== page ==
Volume 94, Issue 82
Tuesday, February 27, 2001
What makes an athlete?
I have this friend who loves sports. He's the type of guy that picks up a newspaper and reads the sports section first. He's also the type of guy who will tell you what makes an athlete, an athlete.
Despite his openmindedness about sports in general, he holds one thing true. No matter how much you argue, no matter how much you try to prove him wrong, there's one thing he will never change his mind about. Race car drivers are not athletes.
He will argue that all they're doing is driving a car, really fast, often in a big circle. All race car drivers really do he says is sit. in a car. All these things being fairly obvious observations about race car driving in general.
But race car driving is about more than driving a car, it's about smart thinking, cat-like reflexes and high stamina. Drivers often have sustained heartbeats over 160 beats per minute for several hours, not many people can keep 160 for more than 20 minutes yet alone for a half hour.
Add to this the fact that last week when Dale Earnhardt, one of the legends in the sport, suffered a fatal high-speed crash.. Small mistakes cost lives in this sport. All of this from someone sitting and driving a car for a living.
So all of this begs the question what defines an athlete. Obviously it's not about just being fit, otherwise a lot of people would be considered athletes. And conversely it's not just about playing a sport, otherwise a lot of beer guzzling soft ball playing men would be smiling at the world on baseball cards. Athletes are in a sense a combination of both.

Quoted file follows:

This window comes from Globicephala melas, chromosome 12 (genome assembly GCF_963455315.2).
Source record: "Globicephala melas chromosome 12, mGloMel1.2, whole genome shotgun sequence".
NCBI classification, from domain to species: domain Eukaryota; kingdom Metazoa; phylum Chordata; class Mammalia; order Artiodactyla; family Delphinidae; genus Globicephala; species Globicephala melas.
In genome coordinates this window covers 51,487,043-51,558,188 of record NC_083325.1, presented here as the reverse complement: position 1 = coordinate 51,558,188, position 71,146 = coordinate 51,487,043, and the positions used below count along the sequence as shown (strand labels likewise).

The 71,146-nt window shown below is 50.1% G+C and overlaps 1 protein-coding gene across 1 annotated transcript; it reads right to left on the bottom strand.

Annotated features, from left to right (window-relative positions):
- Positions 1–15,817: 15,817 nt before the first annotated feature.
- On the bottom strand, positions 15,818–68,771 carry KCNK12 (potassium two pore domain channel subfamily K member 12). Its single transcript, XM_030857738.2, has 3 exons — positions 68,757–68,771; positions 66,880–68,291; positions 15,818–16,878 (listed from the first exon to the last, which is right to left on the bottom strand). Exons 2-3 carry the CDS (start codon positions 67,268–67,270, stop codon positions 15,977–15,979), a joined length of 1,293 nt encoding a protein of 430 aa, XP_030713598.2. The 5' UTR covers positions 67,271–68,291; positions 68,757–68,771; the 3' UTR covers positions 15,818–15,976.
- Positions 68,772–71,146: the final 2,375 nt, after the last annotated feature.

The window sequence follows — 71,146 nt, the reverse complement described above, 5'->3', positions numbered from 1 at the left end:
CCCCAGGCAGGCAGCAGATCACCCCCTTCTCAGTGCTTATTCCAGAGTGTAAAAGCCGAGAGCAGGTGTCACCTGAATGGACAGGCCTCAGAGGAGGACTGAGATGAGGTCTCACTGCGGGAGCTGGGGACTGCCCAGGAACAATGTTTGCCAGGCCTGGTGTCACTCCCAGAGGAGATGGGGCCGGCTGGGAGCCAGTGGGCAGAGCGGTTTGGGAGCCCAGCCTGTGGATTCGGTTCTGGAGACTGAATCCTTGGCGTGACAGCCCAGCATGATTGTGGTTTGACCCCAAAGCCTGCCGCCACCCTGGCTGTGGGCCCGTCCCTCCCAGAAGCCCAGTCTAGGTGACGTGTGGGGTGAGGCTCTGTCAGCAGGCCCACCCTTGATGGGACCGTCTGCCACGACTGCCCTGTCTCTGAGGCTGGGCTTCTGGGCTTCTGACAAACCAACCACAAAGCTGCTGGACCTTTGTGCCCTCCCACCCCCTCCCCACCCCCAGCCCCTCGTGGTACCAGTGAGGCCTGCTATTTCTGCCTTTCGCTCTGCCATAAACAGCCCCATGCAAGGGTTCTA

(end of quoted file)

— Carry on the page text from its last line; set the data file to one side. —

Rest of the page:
We live in a world where we watch "athletes" collect million dollar salaries for working a few months of the year.
Many would argue that a high percentage of the people in major sports today are not really athletes, but are really in a sense hired guns.
Athletes are people who love the sport, not for the money, or the fame, or anything like that. These are people who love the sport for the sake of sport.
Sitting here, reading a newspaper about the newest salary signing, it's hard to believe a major league shortstop is really playing for the love of the game, when he is taking the best offer available instead of staying with the team that helped forge his career.
Today the only place to really see athletes is at the Olympics, where men and women compete for glory, not because it says so in their contract.
They play for no other reason than for a love of the game.
Perhaps in the end this is exactly what defines an athlete not the money, or how good you are in the end, but someone who is willing to dedicate their life to playing a game for no other reason than the joy of throwing a baseball or skating down the ice.
So pehaps looking back to the greats like Rocket Richard and Joe Dimaggio, and recent greats like Nolan Ryan and now Earnhardt, athletes are those who play simply for the love of the game.
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